Ask For Input

In the month of February, we have focused on transition. As the month comes to an end we really want to make one additional suggestion for seasons of transition: input. As with all advice, it’s equally important to ask the right people and the right questions. One without the other will not be valuable.

On page 44 of the “You Are Created For Good Works” workbook there’s an exercise designed to help you solicit valuable feedback. It’s also available here on our resources page for printing and uses absolutely free. If you’re trying to decide about a new career, a promotion, or just working to figure out why you feel unfulfilled in your current role this is a great place to start.

Take the time to figure out who you’ve worked, volunteered, attended school or served at church with that knows you well and has worked closely with you in some capacity. List those people in the box at the top of this printout. Just a few names (three to five). Hopefully, you have come from different points in your career or serving. If you can find people who have seen you in a few different roles, that would be incredibly valuable.

Next, you’ll need to ask for their help. Explain your current situation and why you think their input would be valuable as you decide your next step(s). Ask specifically for a small portion of their time and then respectfully keep to the time you’ve asked for. If you’re prepared in advance this should not take up a significant portion of their time. The questions on our printout should make this part easy.

Examples from the workbook questions include:

  1. What do you see as my biggest accomplishments?
  2. Are there jobs or careers you think would be a good fit for me?
  3. What words come to mind when describing my personality?

Once you’ve received the feedback spend some time reading through and praying over the answers you receive. I went through the workbook for the first time in a small group with four other people who were looking to be more fulfilled in their careers. I still have the pages each one of them filled out about me. Since we were all working together at the time it was easy for us to give specific feedback about our career interactions.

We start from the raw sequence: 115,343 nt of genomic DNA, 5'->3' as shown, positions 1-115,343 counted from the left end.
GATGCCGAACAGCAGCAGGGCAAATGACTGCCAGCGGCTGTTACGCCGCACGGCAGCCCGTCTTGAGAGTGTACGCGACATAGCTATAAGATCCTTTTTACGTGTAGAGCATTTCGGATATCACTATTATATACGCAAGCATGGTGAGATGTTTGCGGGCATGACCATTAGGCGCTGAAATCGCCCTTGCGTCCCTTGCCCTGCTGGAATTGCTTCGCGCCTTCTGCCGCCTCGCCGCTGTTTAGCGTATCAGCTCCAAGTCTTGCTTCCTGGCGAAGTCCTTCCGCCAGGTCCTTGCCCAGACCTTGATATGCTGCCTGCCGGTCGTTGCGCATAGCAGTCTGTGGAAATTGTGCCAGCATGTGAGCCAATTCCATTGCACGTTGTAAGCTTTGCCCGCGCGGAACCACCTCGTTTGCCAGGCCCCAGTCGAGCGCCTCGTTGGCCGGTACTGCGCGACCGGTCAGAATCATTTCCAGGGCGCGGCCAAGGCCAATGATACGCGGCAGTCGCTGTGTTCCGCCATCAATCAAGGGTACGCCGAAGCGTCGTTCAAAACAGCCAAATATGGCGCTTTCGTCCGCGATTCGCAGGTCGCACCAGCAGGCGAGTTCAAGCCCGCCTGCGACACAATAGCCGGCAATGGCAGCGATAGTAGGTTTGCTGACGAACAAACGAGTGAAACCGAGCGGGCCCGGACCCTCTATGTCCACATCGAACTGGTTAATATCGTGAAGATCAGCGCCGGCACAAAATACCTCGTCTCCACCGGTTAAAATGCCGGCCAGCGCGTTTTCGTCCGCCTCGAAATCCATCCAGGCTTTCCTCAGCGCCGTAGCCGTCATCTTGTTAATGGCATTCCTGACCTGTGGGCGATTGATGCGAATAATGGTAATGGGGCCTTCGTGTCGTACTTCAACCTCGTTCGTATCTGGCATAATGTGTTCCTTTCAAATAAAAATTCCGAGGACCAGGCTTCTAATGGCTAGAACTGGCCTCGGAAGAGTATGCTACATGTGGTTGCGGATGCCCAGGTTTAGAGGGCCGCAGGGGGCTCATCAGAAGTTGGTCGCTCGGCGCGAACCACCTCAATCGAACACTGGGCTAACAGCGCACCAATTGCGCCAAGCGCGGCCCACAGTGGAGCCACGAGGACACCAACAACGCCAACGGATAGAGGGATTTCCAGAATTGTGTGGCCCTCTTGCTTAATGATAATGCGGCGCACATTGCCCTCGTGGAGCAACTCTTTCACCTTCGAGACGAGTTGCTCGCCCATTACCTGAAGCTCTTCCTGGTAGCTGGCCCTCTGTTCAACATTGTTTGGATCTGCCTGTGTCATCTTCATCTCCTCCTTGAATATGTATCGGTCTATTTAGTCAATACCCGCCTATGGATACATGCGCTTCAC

It’s been almost seven years since my first trip through the Crossroads Career small group and do you know that every single one of us (five total) are indifferent, more fulfilling roles now? When I accepted the position as a board member for Crossroads I sent a group text to my first small group and we all reminisced about how much the Lord has done in our lives and careers since. From going back to school to become a NICU nurse to jumping entire industries – we all had to make big decisions and weather extreme transitions to get there. The feedback we were able to give each other was encouraging, illuminating, and invaluable.

As a final encouragement about input, I want to point out that even if you’re in a career that you love, being willing to ask for input can help you continue to grow and develop in your role. Each year during employee review season I always ask my bosses for a couple of items I could address in the next year that would make me more successful in my role and better to work with. Make it a habit to solicit input in and out of transition times.


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